With regards to the current lithium-ion production process, we could list the parameters that influence the life cycle of a cell and have some impact on the system's safety. The parameters below, when not controlled within a narrow distribution, create difficulties to assemble a robust system. The difficulties increase if the system requires arrangements with parallel-connected cells that can't be independently monitored and isolated.
Critical parameters in the manufacturing of lithium-ion energy storage systems:
· Variation of internal resistance.
· Variation of porosity and structure of the separator.
· Management of corrosion inside the cells.
· Robustness of the terminations ampacity.
Internal resistance variance within a lot or between lots is often dependent on the initial steps in the manufacturing process, mainly incoming inspection of raw materials, mixing procedures and coating parameters. Regardless of the degree of process characterization and definition of process dependencies, the cell performance is measured in defects per unit area. More, for a particular process Cpk the variance always increases with the increase of area in a cell.
If we are to believe that the difference in the cell's internal resistance is inversely proportional to the system life cycle, and large area cells or electrode pairs tend to have greater internal resistance differences than there is a limit to the area of the cell or electrode pair.
The same concept may apply to "specific area capacity" (thickness of the electrodes, specific energy of the materials, and other capacity related parameters).
"Poly based" separator materials for the most part shrink when exposed to heat. Some shrink more than others, but at 90 °C, some separator materials have a 3% or more shrinkage. The drying process along with the tension of the material in the assembly can create significant variations in the porosity of the material leading to variation of current densities. The porosity variation, in my opinion, can exuberate the temperature variation on the coated surfaces. In extreme cases, the porosity variation can be such that provides preference for plating growth.
The larger the area of the separator the more process control is needed. Therefore, cells with small electrode areas are preferable to cells with larger electrode areas. There are methods of validating the integrity of the separator before filling the cell with electrolyte, and the cost and difficulty level varies with the type and size of the cells.
The conditions of the cell assembly at the electrolyte introduction and formation are of extreme importance to limit formation of corrosive agents that degrade the cell over time. There is an array of methods to minimize or remove gasses after the cell formation process.
The larger the electrode volume, the more difficult it is to condition the cell and the greater the probability to generate corrosive agents, therefore, the preference for building cells with a lower electrode volume.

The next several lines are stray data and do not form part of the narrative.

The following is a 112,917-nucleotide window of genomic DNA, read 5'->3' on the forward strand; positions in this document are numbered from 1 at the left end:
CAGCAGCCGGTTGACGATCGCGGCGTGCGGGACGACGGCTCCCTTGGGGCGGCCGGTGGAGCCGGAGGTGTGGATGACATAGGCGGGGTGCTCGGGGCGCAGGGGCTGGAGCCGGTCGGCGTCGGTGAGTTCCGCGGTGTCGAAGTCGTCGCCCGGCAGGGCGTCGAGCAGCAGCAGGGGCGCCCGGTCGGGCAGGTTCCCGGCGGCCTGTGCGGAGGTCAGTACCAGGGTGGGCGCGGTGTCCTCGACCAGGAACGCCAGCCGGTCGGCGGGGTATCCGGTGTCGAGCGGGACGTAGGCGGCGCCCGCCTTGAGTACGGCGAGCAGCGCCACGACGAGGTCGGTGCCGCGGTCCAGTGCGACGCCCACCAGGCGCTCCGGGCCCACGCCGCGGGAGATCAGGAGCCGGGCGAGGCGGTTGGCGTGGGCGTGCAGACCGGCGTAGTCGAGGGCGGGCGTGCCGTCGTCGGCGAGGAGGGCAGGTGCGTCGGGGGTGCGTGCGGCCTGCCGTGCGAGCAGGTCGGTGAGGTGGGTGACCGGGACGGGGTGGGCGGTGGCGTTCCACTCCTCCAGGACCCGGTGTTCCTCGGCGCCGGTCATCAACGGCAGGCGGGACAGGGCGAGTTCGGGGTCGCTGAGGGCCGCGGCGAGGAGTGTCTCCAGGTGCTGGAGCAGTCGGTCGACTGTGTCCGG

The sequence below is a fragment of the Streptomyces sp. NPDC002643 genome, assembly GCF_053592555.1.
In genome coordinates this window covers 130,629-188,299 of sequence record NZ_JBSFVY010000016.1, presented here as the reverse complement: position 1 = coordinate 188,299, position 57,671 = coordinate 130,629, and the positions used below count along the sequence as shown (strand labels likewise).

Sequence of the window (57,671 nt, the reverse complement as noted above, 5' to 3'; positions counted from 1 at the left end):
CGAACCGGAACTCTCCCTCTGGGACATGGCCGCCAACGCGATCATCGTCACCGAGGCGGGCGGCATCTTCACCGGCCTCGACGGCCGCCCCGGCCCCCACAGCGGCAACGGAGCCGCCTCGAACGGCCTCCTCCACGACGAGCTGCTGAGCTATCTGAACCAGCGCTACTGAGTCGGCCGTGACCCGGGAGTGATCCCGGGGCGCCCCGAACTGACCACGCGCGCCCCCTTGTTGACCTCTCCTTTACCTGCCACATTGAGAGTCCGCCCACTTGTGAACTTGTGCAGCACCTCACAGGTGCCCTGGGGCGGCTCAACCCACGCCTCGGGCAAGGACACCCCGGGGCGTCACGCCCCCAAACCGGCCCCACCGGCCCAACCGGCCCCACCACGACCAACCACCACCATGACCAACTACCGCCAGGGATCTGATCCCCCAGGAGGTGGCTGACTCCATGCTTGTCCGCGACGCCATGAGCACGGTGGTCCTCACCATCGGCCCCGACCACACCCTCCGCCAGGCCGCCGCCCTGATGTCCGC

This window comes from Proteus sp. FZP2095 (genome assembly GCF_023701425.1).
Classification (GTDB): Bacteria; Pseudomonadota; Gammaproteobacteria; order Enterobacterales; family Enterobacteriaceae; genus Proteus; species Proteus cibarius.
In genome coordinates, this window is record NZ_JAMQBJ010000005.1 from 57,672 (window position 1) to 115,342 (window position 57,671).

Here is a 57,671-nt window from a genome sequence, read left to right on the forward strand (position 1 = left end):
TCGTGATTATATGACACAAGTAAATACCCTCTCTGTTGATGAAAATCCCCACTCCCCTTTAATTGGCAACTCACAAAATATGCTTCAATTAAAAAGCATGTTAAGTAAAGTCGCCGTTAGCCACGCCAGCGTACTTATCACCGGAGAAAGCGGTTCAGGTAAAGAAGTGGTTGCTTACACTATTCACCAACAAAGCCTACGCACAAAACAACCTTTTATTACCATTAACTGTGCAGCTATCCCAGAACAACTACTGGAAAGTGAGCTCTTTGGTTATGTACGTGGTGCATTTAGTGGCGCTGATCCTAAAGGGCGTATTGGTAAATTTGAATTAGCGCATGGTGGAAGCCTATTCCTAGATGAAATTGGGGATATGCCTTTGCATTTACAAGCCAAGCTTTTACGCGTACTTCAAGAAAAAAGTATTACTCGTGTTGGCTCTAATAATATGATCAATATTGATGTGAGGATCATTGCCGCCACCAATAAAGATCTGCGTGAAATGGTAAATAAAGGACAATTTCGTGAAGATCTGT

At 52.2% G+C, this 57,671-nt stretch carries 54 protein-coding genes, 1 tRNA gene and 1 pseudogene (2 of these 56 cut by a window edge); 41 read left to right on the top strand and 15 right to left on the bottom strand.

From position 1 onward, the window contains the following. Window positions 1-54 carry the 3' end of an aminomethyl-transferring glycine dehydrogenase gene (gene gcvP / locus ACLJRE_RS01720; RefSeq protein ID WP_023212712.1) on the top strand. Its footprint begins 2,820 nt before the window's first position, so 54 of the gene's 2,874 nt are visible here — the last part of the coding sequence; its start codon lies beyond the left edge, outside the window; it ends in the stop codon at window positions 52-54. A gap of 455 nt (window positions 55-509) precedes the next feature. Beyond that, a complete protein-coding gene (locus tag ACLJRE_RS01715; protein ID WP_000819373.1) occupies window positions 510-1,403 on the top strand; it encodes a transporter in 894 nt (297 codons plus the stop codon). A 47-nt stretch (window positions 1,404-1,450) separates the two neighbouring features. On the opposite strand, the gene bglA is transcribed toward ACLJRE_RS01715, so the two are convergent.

With today's technology and data management, 100% cell characterization is possible. One can separate cells in different characteristic's bins and assemble modules and systems according to some cell control philosophy.
From the perspective of product performance, the logic above suggests that the most robust lithium-ion energy storage systems comprises a string of single cells in series. Those cells should have an optimum variation of internal resistances, integral separation of electrodes, absent of corrosive agents with robust electric bus. The overall performance of the system depends on the performance of the worst performing cell. In this situation, one can attain full monitoring and optimum cell balance of the system. If one needs a 340 Vdc, one needs around 90 cells in a series string at 3.7 Vdc per cell and 107 cells at 3.2 Vdc per cell. The energy capacity of the cell dictates the final energy of the system. A 3.1 Ah cell would provide for a system with 1 KWh and a 100 Ah cell would make a 34 KWh system.
Since the level of difficulty to make single electrode pair cells in the 100 Ah capacity is probably beyond the economic feasibility for any application, one needs to parallel cells into cell blocks. When one connects cells in parallel, one, no longer can economically monitor and balance each cell. Here one needs to manage cell variance during manufacturing to optimize performance and mitigate safety risks.
A publication in the Journal of Power Sources by Radu Gogoana, Matthew B. Pinson, Martin Z. Bazant and Sanjay E. Sarma, titled "Internal resistance matching for parallel-connected lithium-ion cells and impacts on battery pack cycle life" demonstrates some of the issues that may arise if blocks of parallel-connected cells are not build within a narrow distribution of internal resistance.
Cell internal resistance is only one of the parameters that cause issues with parallel-connected cells. The termination and the ampacity of the cell connections to the electrical bus are problematic and of a large distribution. Just like the resistance, the difference in terminations ampacity can cause 10 °C or more temperature variation between cells.